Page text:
For Premier League Gameweek 19 Alex Keble picks out four key tactical battles and says Leicester can comfortably beat Chelsea, while Man Utd may drop points at Fulham...
"Fulham’s aggression in the midfield battle will force Ole Gunnar Solskjaer’s side into wayward passing out from the back and lead to the hosts winning plenty of second balls."
Leicester v Chelsea
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N'Golo Kante's injury could seriously derail Chelsea's season. They continue to spread out wildly in search of a goal, lacking the structure or positional discipline needed to prevent counter-attacks when the ball is lost, and against Fulham, Chelsea often completely emptied out central midfield in search of width. Without Kante cleaning up from defensive midfield, Frank Lampard's side are susceptible to opponents cutting straight through them.
Leicester are particularly adept at doing this, with Youri Tielemans and James Maddison regularly playing, or receiving, vertical passes through the lines. Brendan Rodgers encourages direct football like this, and against such a porous Chelsea midfield Leicester can break through to Harvey Barnes in the centre-left pocket.
Chelsea are weakest here, largely because Matteo Kovacic and Hakim Ziyech are both poor at covering the spaces in front of the Chelsea right-back. Phil Foden, for example, was dominant coming in off the left to create chances from within the lines of defence and midfield. Barnes, with four goals in his last five games, can be similarly effective.
Man City v Aston Villa
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Aston Villa's senior team hasn't played competitive football since January 1, meaning a 19-day break since the 2-1 defeat to Manchester United. Although ten first-team players tested positive for Covid-19 earlier this month it has not been revealed whether anyone had symptoms. Consequently, Villa could be hurt badly by the outbreak, as Newcastle United have been, or they could have essentially enjoyed a three-week holiday while the rest of the division played out a gruelling end to the winter schedule.
Even if Villa are refreshed, they will be rusty in terms of team cohesion, and that offers free-flowing Manchester City the chance to record a big win at the Etihad. Ilkay Gondogan has been the standout player of late thanks to City's increasing control of possession and territory; John Stones has added stability, which in turn is allowing Gundogan to roam forward alongside Kevin de Bruyne.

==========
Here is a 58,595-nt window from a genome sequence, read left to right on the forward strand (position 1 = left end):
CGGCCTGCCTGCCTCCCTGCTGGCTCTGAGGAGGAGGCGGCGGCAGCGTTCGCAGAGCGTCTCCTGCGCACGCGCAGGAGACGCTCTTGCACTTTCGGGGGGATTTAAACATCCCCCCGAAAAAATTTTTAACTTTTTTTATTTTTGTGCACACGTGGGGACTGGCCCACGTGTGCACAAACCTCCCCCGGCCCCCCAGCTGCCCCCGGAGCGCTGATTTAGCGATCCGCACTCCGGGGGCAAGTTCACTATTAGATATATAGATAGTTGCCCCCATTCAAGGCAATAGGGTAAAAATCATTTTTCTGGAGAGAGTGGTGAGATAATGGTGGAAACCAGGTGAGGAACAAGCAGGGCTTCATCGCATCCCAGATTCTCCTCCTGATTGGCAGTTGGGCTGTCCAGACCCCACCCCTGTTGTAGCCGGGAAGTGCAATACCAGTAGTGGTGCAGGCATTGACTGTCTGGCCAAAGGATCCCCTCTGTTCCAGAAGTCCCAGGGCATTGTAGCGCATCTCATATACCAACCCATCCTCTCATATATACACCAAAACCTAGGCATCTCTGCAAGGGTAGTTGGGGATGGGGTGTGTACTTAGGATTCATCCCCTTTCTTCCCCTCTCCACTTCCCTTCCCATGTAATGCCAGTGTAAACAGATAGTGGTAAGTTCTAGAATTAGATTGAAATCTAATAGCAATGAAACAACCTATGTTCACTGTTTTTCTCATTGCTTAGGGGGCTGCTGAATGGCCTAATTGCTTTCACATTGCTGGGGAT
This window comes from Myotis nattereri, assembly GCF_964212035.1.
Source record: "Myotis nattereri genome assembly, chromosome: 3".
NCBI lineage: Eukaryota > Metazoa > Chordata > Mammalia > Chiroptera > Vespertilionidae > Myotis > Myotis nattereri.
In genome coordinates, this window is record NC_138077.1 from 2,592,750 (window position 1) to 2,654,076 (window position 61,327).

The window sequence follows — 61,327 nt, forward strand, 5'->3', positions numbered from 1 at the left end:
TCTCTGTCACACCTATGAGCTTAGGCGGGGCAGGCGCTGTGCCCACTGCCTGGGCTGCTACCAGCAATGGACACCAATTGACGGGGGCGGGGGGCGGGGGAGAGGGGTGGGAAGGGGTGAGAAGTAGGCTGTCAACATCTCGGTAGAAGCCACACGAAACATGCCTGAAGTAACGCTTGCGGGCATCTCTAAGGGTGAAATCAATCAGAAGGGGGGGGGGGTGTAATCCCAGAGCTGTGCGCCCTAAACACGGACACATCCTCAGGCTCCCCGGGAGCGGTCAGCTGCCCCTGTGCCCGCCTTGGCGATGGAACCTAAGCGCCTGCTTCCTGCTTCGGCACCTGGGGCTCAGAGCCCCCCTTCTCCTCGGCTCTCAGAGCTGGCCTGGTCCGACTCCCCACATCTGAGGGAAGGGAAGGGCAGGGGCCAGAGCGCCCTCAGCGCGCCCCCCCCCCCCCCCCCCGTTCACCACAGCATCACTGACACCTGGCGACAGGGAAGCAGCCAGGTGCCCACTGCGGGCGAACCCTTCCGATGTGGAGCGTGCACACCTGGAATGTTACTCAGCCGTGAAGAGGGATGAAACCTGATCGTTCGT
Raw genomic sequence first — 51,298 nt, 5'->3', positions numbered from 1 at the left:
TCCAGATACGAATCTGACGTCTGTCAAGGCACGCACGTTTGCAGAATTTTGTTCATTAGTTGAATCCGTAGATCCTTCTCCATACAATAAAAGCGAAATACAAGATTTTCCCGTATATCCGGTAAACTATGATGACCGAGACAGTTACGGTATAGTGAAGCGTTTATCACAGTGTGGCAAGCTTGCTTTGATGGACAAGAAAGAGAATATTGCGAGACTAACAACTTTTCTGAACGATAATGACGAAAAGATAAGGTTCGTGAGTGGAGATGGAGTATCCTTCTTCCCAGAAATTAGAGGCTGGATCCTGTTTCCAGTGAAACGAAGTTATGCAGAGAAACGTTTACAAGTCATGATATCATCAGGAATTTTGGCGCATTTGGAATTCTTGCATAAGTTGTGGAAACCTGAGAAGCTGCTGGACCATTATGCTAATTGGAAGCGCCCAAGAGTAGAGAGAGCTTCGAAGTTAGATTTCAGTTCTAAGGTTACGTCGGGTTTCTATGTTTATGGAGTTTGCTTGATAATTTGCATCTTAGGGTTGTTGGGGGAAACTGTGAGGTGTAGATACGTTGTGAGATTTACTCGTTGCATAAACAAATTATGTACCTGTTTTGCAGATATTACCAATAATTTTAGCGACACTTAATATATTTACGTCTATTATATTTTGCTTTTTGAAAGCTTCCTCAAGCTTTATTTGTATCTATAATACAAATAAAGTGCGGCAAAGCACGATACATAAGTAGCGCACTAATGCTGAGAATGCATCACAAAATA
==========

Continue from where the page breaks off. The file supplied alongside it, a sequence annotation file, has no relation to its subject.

This dual threat is enough to cut through a Villa team that remain guilty of being too confrontational and too expansive against stronger teams. Dean Smith should deploy a low block and try to play purely on the break, but it is far more likely he will try to take the game to City - and therefore see his team torn apart.
Fulham v Man Utd
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Fulham are getting more impressive with each passing week, using a hybrid formation to both press high from goal-kicks (and when opponents take a heavy touch) and also stay compact enough to drop deep when necessary. Their 5-4-1 limited Chelsea prior to their red card, while the flitting movement of Bobby Decordova-Reid (between midfield and attack) ensured Fulham had a narrow front three on the counter. Unfortunately, for Fulham, he is suspended after picking up a yellow card against Chelsea.
This approach can work against Manchester United. Fulham's aggression in the midfield battle will force Ole Gunnar Solskjaer's side into wayward passing out from the back and lead to the hosts winning plenty of second balls. United don't play well once their feathers have been ruffled, and given that Bruno Fernandes is in poor form Fulham supporters can be optimistic about Wedensday's game.
However, Solskjaer has the best defence in the league and Fulham's front three doesn't have a lot of technical quality, often missing opportunities to get in behind the opposition defence. United ought to be able to keep a clean sheet - but that by no means suggests Solskjaer will take the three points.
Liverpool v Burnley
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It could be a similar story at Anfield. Liverpool have now gone four consecutive games without scoring a goal, thanks to a combination of factors related to the impact of Covid-19 and their on-going injury crisis. Indirectly, the absence of Virgil van Dijk and Joe Gomez has destabilised Liverpool's attack.
Jordan Henderson provides the energy and forward momentum from the right of Liverpool's midfield, while Fabinho screens against counter-attacks and uses his passing range to keep the team camped in the opposition half. Neither player has been in their preferred role throughout the last four games, and consequently Liverpool cannot maintain their relentless, suffocating pressure.
What's more, the full-backs are having to play deeper to compensate for the increase in opposition counter-attacks, which allows opponents to simply stay narrow to prevent Liverpool from creating chances. Few teams in the division are as good as Burnley at staying narrow and compact; each of their last four games have ended 1-0. Sean Dyche's side can hold out for a point at Anfield.